Note4Students

From UPSC perspective, the following things are important :

Prelims level : Nothing much

Mains level : Witness protection in a criminal justice system

CONTEXT

Maharashtra came out with the Maharashtra Witness and Protection and Security Act 2017. However, the Centre and most other states are yet to act on the directive.

Background

  1. Supreme court gave its assent last year to the Witness Protection Scheme drafted by the Centre.
  2. The scheme was meant to be a measure in force only until the government brought out its own law on the issue.
  3. The objective of the scheme is to ensure the safety of witnesses so that they are able to give a true account of the crime without any fear of violence or criminal recrimination.

Poor implementation

  1. Though the scheme provides for police personnel to be deployed to protect the witness, it is silent on the punishment to be given to those policemen who themselves threaten the witnesses. 
  2. Criminals continue to get support from the police. The shadowy politician-police nexus is so strong that no policeman dares take any action against his ‘master’.
  3. The Witness Protection Scheme calls for more elaborate and stricter laws to be incorporated so that criminals find no loopholes that can be exploited to their advantage.

The sooner the Centre comes up with legislation codifying the protection to be given to witnesses, the better it is for India’s criminal justice system.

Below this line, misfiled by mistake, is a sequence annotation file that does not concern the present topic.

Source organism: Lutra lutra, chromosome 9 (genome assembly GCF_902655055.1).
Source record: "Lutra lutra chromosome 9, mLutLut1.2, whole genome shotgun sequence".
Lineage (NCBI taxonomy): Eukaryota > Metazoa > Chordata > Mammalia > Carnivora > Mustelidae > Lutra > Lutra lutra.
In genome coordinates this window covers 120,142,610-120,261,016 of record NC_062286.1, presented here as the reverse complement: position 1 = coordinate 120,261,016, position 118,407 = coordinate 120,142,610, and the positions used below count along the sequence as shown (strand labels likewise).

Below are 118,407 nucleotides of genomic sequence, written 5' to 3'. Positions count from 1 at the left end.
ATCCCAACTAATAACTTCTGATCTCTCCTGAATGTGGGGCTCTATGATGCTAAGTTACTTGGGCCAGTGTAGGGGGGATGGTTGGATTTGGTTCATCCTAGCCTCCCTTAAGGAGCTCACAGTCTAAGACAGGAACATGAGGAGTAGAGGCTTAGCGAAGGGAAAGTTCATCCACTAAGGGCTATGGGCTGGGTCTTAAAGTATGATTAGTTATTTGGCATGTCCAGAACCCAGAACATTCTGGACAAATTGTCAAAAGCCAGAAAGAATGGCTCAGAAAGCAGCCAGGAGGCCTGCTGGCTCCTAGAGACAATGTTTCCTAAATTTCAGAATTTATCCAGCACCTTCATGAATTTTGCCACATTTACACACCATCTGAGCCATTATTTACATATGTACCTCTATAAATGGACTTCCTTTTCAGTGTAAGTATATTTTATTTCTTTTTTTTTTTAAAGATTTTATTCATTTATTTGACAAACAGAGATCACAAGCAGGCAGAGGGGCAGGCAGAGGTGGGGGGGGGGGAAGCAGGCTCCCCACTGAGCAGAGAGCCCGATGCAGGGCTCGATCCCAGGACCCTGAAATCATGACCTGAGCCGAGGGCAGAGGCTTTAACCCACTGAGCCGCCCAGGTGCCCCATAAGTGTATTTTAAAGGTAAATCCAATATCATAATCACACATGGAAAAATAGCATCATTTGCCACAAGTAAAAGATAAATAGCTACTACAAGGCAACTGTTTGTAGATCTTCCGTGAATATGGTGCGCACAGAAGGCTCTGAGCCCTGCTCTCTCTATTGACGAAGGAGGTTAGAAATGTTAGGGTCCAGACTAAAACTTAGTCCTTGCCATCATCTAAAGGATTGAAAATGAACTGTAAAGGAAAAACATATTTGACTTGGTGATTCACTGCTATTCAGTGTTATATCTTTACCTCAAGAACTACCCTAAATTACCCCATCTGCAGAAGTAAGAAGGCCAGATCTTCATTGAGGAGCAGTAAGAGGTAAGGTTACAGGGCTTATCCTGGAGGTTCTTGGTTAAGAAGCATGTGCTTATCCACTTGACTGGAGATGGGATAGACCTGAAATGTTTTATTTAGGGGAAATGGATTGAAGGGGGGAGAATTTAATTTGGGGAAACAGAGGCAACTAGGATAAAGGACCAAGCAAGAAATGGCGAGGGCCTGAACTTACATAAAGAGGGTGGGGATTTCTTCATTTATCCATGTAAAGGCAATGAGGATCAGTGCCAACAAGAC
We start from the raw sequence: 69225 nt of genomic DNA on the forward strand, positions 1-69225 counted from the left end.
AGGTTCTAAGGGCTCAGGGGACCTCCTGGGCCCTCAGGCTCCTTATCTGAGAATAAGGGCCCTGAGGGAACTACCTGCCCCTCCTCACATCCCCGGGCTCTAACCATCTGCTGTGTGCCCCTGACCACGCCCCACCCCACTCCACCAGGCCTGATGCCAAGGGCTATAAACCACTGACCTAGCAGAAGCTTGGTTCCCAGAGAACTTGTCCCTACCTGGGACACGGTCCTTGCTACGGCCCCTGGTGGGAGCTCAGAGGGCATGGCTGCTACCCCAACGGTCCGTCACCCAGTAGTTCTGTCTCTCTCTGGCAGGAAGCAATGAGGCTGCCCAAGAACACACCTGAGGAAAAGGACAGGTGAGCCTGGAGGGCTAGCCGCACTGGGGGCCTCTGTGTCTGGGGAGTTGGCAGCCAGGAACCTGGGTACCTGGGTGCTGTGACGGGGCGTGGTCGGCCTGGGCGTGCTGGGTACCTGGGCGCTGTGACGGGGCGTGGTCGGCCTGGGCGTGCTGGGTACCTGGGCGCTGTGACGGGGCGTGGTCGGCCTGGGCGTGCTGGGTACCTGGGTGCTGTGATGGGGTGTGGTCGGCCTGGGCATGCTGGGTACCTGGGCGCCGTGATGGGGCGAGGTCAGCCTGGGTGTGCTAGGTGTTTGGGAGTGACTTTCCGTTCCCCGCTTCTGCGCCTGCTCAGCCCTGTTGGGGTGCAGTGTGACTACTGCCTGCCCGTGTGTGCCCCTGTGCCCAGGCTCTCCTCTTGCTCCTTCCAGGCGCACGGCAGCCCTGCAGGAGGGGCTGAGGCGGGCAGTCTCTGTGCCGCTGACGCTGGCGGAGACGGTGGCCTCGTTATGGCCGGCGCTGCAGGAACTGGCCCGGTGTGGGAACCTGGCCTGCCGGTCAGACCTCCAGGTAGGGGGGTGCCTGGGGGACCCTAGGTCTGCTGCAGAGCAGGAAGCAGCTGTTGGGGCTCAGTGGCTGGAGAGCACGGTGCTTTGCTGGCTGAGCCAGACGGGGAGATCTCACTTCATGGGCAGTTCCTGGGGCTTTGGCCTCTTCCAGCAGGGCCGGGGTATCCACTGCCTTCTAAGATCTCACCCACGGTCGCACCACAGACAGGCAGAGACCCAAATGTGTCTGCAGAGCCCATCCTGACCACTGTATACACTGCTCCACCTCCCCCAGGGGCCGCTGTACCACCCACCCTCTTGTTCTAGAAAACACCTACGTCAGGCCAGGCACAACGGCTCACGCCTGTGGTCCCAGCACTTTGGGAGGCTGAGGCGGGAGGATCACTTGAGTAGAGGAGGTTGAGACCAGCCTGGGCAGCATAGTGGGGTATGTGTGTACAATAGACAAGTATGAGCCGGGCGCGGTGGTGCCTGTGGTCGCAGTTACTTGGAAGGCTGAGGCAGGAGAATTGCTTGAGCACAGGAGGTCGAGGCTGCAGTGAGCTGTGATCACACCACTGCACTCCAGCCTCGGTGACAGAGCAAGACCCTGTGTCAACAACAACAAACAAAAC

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Haryana Administrative Tribunal

Note4Students

From UPSC perspective, the following things are important :

Prelims level : About the tribunal

Mains level : Need for administrative tribunals

  • The Punjab and Haryana High Court Bar Association has suspended work indefinitely since a notification came out on July 24 for setting-up the Haryana Administrative Tribunal.
  • The Tribunal is meant to adjudicate over the service matters of the state employees that earlier would be directly heard by the High Court.

What is Haryana Administrative Tribunal?

  • Following a recommendation from the Haryana government, the Ministry of Personnel, Public Grievances and Pensions on July 24 issued a notification for establishing the Haryana Administrative Tribunal.
  • This tribunal is a quasi-judicial body on the lines of Central Administrative Tribunal for redressal of the grievance of state employees concerning their employment.
  • In the absence of the Tribunal, the employees have no other option but to directly approach the High Court.
  • The government’s decision to establish the Tribunal had been pending since 2015 and is aimed at reducing a large number of pending cases before the High Court and quick disposal of the grievances of employees, as per the state.
  • Tribunal orders can be challenged before the High Court.

Under which law is the Tribunals setup?

  • Article 323-A, which came by way of 42nd constitutional amendment in 1976, enabled the Centre to enact The Administrative Tribunals Act, 1985 for setting-up the Tribunals.